The first Fast and the Furious film after the death of Paul Walker changes speed, and I’m not saying the series jumped the shark, but the speed has changed from fast to ludicrous. The cast is huge, with some big hitters in supporting roles, including a wonderful cameo appearance by Helen Mirren.
We learn that the mastermind behind the villainous capers in the previous films is Cipher (Charlize Theron) and while Dom (Vin Diesel) and Letty (Michelle Rodriguez) are in Cuba, she blackmails him into walking away from his wife, and his team to work with her.
We are left, for a short time, without knowing why, but the revelation is fairly solid, and happily we know that despite the fact that Dom is now working with Cipher he must have a plan of sorts so we just have to buckle up and hold on. And almost everyone shows up, Hobbs (Dwayne Johnson), Shaw (Jason Statham), Tej (Ludacris), Roman (Tyrese Gibson), Ramsey (Nathalie Emmanuel) to work to stop Cipher and Dom, as they get their hands on an EMP weapon (that seems to work directionally and not quite the way they actually work, or as well) and are readying to steal a Russian nuclear sub, with missiles that they have the launch codes for.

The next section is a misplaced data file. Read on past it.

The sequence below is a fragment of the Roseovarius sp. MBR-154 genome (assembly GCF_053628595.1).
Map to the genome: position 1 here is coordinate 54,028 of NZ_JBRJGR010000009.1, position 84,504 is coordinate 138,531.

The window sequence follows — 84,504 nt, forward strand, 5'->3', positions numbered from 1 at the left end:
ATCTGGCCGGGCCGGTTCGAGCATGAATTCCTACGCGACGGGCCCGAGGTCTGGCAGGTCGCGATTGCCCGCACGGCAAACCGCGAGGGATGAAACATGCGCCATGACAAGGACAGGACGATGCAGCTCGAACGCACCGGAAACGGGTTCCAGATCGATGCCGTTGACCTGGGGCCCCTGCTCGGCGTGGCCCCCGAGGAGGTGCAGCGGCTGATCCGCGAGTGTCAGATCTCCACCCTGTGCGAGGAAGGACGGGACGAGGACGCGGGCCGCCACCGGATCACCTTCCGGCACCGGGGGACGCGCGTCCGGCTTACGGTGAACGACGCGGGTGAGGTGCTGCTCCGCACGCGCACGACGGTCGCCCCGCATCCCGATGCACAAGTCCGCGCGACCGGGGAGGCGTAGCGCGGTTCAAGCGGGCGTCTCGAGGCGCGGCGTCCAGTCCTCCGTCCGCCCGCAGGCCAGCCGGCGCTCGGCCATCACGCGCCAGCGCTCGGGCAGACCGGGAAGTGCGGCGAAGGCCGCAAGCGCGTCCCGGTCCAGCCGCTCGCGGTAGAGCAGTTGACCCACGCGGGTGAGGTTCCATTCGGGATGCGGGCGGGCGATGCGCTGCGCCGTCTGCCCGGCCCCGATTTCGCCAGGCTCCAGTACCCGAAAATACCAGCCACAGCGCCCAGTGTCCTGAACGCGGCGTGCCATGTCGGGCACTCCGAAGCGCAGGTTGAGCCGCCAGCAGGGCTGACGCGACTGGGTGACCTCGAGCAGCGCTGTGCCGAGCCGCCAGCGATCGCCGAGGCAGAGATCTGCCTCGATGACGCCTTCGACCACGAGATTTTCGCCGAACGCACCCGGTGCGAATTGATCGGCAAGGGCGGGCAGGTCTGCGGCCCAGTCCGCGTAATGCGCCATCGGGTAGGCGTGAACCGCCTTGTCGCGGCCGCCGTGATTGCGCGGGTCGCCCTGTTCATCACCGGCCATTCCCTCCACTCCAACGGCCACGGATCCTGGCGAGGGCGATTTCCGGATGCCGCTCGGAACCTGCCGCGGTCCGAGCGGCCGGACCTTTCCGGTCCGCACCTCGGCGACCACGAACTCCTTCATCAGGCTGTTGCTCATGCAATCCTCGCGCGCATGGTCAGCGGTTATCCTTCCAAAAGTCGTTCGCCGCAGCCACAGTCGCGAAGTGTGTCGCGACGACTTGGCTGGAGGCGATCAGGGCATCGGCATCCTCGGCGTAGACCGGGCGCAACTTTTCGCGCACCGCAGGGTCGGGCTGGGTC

So we’ve come from street racing all the way up to some next-level spy shit, with a lot more gunplay than the series started with.
Chris Morgan who has written all of the Fast and the Furious films from Tokyo Drift on, so there’s a wonderful sense of continuity, but he seems intent on upping the ante with each film, and introducing fun and beyond believable moments, and enjoyable characters. And speaking of enjoyable characters, Mr. Nobody (Kurt Russell) is back, and he’s brought along a new recruit, Little Nobody (Scott Eastwood, who really looks like his dad in this one).
There’s a lot of great locations in this film, including New York, Germany, Iceland and Cuba (!) and the visual and practical effects continue to be top-notch, and there’s some great camera work which sees cameras actually on vehicles through some of the solid stunts and visuals.
Both this film, and the previous film lack Justin Lin’s enthusiastic shooting style though James Wan’s efforts were great! and Gray definitely imbues his with a sense of over-the-top fun and character beats that resonate because of how far we’ve come with the characters.
But like I said, it’s way beyond ludicrous at this point, but damn, if the series isn’t fun. I didn’t like this one as much as some of the previous entries, but it was a helluva ride. And while I wait now for F9, which sees the return of Justin Lin, but without a script by Chris Morgan, I still have one more entry to watch in the universe, the spinoff film, Hobbs & Shaw!